Because the symptoms of depression can feel overwhelming you may believe that a relief for them could be turning to drugs or alcohol. Maybe for a while this may work but self-medicating can be detrimental to any kind of recovery. The more the addictive behaviour is happening, the more likely it is that you will build up a tolerance to it. This goes on to cause a constant need to keep taking those drugs or drinking those drinks.
What’s important to know is that the higher levels of addiction can actually lead to depression symptoms appearing and even worsening. The exact same can be said in reverse. Addiction can make someone feel depressed and low because of the guilt and destruction it brings into people’s lives. Depression is a hard rollercoaster of emotions to deal with, causing a person to turn towards coping mechanisms such as alcohol and drugs to numb the pain. This is the vicious cycle which links both of these illnesses together. Without intervention and help, cycle of addiction and depression won’t stop.
Getting Help with Addiction and Depression
When you have issues with both addiction and depression it is referred to as a dual diagnosis. Anyone who wants to overcome this dual diagnosis should seek out a treatment centre that can handle both disorders at once. This will usually include a rehab as well as a medically assisted detox.
More often than not you will need to attend therapy sessions either alone or in groups. In these sessions there are various symptoms that will be addressed, including:
- Suffering from social anxiety
- Not being able to self-motivate
- Stopping negative and harmful thought patterns
- Overcoming denial
A dual diagnosis will need a treatment plan that is designed specifically for that patient because of its complexity. Some requirements of these types of programme to look out for could include:
- An evaluation of the person’s prior mental health and a detailed history of their addictive behaviour
- Medication that can help to ease severe symptoms of mental disorders
- Counselling sessions to address the links between the depression and addiction problems
- Counselling for spouses and other family members to become educated on the dual diagnosis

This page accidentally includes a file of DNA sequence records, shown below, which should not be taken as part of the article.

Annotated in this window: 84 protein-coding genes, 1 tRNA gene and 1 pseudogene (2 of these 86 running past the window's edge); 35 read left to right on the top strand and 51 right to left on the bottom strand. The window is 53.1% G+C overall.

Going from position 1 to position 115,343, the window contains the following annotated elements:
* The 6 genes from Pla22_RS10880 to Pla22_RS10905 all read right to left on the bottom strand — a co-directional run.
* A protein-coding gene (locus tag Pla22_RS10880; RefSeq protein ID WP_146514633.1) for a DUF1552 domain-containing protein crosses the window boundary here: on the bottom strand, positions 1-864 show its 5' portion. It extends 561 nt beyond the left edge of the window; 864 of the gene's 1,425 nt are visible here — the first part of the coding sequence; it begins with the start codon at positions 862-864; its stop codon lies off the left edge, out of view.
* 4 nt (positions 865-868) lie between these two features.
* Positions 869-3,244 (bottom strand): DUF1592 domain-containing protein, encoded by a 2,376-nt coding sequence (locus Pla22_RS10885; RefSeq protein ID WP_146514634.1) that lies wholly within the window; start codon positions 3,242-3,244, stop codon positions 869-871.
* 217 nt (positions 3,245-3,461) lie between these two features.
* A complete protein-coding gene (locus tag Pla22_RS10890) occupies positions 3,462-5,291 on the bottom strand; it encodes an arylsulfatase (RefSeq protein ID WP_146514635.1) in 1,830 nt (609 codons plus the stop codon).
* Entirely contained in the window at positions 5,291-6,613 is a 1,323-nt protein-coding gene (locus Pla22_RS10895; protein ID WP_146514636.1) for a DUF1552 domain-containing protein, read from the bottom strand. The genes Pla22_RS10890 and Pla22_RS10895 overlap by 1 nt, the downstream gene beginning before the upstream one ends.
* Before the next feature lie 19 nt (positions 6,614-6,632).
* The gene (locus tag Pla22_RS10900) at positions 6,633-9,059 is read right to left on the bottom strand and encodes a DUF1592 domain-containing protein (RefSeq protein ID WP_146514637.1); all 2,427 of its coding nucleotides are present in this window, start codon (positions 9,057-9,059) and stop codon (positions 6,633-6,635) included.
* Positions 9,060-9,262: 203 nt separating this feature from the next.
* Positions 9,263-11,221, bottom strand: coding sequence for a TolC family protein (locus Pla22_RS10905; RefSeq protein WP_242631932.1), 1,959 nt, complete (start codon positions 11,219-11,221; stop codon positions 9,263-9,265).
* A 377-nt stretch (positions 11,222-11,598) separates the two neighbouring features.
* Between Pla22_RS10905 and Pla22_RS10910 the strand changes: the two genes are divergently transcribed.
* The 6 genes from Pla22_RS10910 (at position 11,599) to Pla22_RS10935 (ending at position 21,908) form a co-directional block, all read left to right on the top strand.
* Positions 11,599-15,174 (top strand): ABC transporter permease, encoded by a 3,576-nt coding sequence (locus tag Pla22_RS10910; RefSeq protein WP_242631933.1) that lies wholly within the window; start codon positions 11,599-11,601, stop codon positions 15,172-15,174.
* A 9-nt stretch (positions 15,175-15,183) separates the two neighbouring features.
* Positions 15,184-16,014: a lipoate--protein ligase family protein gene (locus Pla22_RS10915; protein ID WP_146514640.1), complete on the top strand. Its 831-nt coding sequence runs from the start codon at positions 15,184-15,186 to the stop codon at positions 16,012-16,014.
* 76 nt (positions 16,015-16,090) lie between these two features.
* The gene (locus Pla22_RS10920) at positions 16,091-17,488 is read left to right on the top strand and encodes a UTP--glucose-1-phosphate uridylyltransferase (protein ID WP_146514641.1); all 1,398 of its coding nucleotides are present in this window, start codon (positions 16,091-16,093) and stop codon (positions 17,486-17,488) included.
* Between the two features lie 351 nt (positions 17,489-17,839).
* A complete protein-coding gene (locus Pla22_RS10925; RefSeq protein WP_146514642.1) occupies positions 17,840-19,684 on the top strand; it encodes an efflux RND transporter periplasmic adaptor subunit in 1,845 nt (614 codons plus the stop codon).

- Supportive aftercare once the rehab period has ended
Treatment is available at one of our clinics which you can find more information on here. According to the NHS, addiction is defined as not having control over what you are doing and getting to the point where something harmful could happen to you or someone around you. A recovery programme like the ones we offer is needed in this situation as it can be difficult to overcome a dual diagnosis alone.
Helping a Family Member with a Dual Diagnosis
If you have a loved one that seems to be fighting the twin demons of depression and addiction, the best thing you can do is educate yourself on what is involved in these disorders.
More often than not, someone with both of these disorders will be in a deep denial about the state of their life and will see no necessity in receiving help.
In this situation family interventions can be helpful to compel that person to check into treatment. The best facilities will offer support to the family so that they can help to overcome the addiction and depression with the person who is suffering. This could include counselling sessions with the sufferer or with other families going through the same thing.
Another thing the family will need to focus on is how to integrate someone who is recovering back into their life. The dynamics will change drastically during treatment and adjustments will need to be made to accommodate for these.
Living with any sort of mental health problem coupled with addiction can be a hellish experience. If you are noticing the signs of a dual diagnosis either in yourself or a loved one, it’s imperative to seek out proper treatment and support. Only when the plan has been uniquely tailored to that person will the chances of a lasting recovery with no relapses be maximised.
Anyone who feels they may need help with a dual diagnosis or feels that a family member could benefit from treatment should contact us today. We can offer free and impartial advice as well as specialised treatment programmes to help those with a dual diagnosis.